Expanded from a Facebook meme…
Post in your status 10 books that have “stayed with you.” Don’t have to be good, just memorable. Off the top of your head. Tag me and 9 others.
1. 100 Years of Solitude by Gabriel Garcia Marquez
This book felt like a raunchy telenovela with magic, a lot of death and incest.
I used to be grossed out by incest. This book sensitized incest for me.
I bought this book as gift to myself on my 19th birthday. Followed it up with another Gabriel Garcia Marquez classic, Love in the Time of Cholera, which was a slow-burn compared to 100 Years.
2. Elements of Journalism by Tom Rosenstiel and Bill Kovach
Basic. Excellent reference on journalism and the ethics of the profession. It made me not want to be a journalist after reading. Too much altruism and intelligence required. Really considered shifting to another degree.
3. Elements of Style by E. B. White, William Strunk, Jr., illustrated by Maira Kalman
Our Introduction to Communication Research professor introduced us to this book, and the illustrated version. I thought, “Wow! A college textbook but illustrated!” Bought this together with Elements of Journalism. They were the last copies, so I had to snag them even though they were pricey.
I was really sold on the illustration. I like to think my writing improved after reading it, but I know better.
4. Harry Potter and the Deathly Hollows by J.K. Rowling
The story about the three deathly hollows. Genius. And how it’s been alluded to since Sorcerer’s Stone, really awesome.
5. Witch Baby by Francesca Lia Block
Got a hold of this book in my high school library. It’s second of a series that I never got to read. Magical realism, young adult novel set in L.A. I remember the troubled teen protagonist going on a road trip with a gay couple.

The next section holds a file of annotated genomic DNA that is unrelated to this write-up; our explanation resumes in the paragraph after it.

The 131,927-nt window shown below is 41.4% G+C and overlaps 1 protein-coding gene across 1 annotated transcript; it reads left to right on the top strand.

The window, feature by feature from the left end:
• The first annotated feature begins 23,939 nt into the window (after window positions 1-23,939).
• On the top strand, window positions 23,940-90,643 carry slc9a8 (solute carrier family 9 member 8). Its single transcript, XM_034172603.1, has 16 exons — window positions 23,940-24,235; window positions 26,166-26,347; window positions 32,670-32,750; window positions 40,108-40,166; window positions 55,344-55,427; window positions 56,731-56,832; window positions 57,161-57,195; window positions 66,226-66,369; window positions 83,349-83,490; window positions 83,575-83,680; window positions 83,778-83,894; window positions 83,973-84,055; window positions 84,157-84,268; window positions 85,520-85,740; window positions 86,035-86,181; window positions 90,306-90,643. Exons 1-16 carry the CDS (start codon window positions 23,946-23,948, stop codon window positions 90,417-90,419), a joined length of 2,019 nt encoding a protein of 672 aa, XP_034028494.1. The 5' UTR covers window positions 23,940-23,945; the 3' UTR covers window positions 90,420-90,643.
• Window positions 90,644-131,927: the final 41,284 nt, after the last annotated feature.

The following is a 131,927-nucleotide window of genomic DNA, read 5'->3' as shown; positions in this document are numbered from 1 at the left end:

6. L’Amante by Marguerite Duras
Watched the movie adaptation in ‘Communication 100’ years before reading the e-book. The book, written in French, is less about the sex that was in controversial amounts in the movie. It was more about the love, the lover, the fast and dirty sexual awakening of a French girl within the slow and lovely demise to poverty and perversion.
7. a biography of Hans Christian Andersen written for kids
Read this on a break from binging on Goosebumps in my grade school library. I can’t remember the exact title and author. It was short and illustrated.
I learned from the book that Andersen was gay. Looking back, he kind of has to be gay to have written such a heartbreaking story as the Little Mermaid. I later learned he was actually bisexual.
8. Too Late to Die Young by Harriet McBryde Johnson
Harriet’s thoughts on euthanasia and death were inspiring.
A find from Booksale. Harriet had neuromuscular atrophy. She was not supposed to live beyond her teens. But she did. And she became an attorney. With a masters in public administration. (I’m such an underachiever. And it’s OK, I keep telling myself.) She also became perhaps one of the biggest activists for disabled people’s rights during her time. She died in 2008.
9. Catcher in the Rye by J.D. Salinger
The greatest love letter to New York.
This book was easy to feel while I was in Baguio and frequently took solitary walks in the cold city at night. Then I left Baguio and reality hit me. This is not New York. This is a tropical country. It’s hot and humid. And babies puke on you during long bus rides.
10. 1984 by George Orwell
Really terrifying cautionary tale, especially now with the Snowden NSA scandal.